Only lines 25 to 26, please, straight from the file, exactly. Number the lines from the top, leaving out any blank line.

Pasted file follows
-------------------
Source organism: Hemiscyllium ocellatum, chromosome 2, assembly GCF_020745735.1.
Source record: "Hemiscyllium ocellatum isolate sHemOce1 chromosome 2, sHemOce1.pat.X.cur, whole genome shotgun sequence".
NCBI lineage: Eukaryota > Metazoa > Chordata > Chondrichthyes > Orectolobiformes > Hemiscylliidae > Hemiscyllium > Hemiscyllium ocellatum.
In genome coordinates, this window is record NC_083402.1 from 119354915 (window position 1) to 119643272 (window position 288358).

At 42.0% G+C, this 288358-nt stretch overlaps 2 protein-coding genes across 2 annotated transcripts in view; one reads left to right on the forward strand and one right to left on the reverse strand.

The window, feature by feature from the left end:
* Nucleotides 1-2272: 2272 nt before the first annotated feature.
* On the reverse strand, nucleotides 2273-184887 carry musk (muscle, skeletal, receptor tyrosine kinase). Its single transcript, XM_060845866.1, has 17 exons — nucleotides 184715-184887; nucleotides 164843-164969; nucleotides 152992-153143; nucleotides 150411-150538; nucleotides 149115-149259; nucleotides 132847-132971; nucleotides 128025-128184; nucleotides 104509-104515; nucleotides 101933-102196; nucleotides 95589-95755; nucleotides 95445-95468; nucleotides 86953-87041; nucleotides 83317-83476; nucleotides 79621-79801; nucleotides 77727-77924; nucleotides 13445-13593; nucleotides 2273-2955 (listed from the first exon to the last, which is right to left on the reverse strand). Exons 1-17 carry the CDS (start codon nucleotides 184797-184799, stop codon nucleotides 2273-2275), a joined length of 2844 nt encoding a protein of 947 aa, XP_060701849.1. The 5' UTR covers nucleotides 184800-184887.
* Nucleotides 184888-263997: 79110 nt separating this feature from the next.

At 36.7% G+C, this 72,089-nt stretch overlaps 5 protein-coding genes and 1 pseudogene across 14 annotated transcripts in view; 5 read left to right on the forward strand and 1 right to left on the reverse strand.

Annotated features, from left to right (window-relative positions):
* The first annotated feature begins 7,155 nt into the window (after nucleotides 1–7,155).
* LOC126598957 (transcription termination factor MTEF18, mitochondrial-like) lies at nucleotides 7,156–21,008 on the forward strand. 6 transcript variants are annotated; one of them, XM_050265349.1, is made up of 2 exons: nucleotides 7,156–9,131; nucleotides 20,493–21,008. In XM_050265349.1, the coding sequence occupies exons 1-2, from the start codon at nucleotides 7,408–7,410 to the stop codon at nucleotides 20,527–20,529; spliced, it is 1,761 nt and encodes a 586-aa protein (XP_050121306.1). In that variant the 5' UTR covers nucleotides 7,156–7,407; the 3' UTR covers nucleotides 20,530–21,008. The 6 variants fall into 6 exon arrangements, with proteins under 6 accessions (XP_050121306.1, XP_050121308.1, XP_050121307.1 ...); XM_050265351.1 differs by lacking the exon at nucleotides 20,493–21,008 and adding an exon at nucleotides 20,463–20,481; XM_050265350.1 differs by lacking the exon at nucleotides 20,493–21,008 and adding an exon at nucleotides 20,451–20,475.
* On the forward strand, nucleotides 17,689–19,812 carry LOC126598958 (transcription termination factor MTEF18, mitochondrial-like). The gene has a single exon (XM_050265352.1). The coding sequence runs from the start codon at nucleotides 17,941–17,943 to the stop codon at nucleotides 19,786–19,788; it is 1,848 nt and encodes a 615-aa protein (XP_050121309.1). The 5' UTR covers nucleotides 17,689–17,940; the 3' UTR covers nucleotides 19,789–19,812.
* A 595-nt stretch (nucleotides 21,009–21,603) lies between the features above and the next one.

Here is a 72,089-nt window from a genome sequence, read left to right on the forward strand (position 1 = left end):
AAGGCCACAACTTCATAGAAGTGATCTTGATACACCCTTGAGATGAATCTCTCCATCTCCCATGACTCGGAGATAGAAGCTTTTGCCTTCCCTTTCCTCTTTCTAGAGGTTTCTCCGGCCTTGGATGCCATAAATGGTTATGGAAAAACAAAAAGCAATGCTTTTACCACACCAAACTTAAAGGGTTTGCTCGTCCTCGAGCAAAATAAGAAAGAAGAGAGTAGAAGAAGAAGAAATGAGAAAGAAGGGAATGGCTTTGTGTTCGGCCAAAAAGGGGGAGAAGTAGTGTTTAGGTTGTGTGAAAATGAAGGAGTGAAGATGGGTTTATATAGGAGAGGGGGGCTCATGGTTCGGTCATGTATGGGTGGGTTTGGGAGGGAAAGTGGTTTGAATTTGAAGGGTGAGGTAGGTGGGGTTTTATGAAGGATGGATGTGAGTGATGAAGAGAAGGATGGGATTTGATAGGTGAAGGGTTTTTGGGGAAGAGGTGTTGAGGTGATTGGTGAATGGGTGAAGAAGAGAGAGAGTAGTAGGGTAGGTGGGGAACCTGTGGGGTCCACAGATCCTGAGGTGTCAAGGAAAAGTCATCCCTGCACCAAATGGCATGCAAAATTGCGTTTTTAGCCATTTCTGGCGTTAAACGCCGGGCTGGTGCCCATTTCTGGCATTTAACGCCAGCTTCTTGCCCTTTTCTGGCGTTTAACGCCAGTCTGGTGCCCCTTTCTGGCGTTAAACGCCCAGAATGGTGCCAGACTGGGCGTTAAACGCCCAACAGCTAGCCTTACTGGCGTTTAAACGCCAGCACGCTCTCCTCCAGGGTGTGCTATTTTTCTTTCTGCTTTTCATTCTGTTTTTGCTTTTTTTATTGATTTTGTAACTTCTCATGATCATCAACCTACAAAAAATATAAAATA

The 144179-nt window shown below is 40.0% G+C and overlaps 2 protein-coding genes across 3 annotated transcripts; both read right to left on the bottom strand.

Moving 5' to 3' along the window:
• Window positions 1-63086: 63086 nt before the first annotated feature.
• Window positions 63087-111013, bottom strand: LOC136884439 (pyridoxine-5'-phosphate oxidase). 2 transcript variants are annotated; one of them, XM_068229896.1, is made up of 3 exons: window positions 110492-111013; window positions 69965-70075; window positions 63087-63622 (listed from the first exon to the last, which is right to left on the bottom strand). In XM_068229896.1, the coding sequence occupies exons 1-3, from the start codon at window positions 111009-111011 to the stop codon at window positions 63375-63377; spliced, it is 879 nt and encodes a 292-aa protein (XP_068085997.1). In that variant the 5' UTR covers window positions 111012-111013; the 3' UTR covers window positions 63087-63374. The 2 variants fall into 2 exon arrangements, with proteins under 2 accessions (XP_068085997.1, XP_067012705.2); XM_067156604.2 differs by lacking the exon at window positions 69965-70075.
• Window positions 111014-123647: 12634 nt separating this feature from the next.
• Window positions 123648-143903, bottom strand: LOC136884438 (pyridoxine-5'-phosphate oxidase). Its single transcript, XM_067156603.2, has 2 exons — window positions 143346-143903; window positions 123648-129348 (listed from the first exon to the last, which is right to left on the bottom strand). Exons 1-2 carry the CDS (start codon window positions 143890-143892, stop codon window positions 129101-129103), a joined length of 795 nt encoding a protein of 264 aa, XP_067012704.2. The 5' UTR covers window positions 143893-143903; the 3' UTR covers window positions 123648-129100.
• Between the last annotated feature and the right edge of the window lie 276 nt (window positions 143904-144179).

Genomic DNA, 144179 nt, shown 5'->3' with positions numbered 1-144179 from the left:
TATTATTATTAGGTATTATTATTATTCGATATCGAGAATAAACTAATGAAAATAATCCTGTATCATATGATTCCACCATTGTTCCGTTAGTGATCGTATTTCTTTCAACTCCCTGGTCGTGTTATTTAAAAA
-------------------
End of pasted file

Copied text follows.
Genomic DNA, 144179 nt, shown 5'->3' with positions numbered 1-144179 from the left:
TATTATTATTAGGTATTATTATTATTCGATATCGAGAATAAACTAATGAAAATAATCCTGTATCATATGATTCCACCATTGTTCCGTTAGTGATCGTATTTCTTTCAACTCCCTGGTCGTGTTATTTAAAAA